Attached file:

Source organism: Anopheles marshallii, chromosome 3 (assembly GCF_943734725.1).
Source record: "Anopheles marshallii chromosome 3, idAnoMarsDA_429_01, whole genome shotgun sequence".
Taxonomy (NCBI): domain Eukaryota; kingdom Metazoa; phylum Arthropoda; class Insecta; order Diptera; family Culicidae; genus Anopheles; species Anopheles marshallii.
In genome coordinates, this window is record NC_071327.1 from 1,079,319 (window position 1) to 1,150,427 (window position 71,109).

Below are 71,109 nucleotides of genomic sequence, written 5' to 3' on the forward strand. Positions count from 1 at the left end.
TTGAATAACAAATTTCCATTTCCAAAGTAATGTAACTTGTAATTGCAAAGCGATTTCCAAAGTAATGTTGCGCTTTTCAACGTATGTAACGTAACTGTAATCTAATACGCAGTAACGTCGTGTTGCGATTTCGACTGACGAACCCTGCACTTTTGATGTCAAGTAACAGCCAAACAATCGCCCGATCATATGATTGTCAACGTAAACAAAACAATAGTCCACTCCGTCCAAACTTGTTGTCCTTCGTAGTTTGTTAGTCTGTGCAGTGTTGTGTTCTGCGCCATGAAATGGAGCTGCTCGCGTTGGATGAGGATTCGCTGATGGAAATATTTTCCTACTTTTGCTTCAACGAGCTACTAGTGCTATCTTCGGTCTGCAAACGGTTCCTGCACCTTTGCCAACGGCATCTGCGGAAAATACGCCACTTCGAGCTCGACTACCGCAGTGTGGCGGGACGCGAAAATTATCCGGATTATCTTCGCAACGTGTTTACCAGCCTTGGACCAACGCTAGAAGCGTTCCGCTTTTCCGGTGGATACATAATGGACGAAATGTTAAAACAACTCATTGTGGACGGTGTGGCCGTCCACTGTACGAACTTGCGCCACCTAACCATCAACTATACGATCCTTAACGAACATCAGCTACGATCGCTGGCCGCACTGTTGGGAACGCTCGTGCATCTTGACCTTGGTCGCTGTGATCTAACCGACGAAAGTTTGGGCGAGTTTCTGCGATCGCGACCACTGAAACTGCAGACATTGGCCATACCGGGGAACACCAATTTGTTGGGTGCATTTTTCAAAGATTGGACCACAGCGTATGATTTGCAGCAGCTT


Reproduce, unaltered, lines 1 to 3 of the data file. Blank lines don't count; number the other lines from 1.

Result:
Source organism: Anopheles marshallii, chromosome 3 (assembly GCF_943734725.1).
Source record: "Anopheles marshallii chromosome 3, idAnoMarsDA_429_01, whole genome shotgun sequence".
Taxonomy (NCBI): domain Eukaryota; kingdom Metazoa; phylum Arthropoda; class Insecta; order Diptera; family Culicidae; genus Anopheles; species Anopheles marshallii.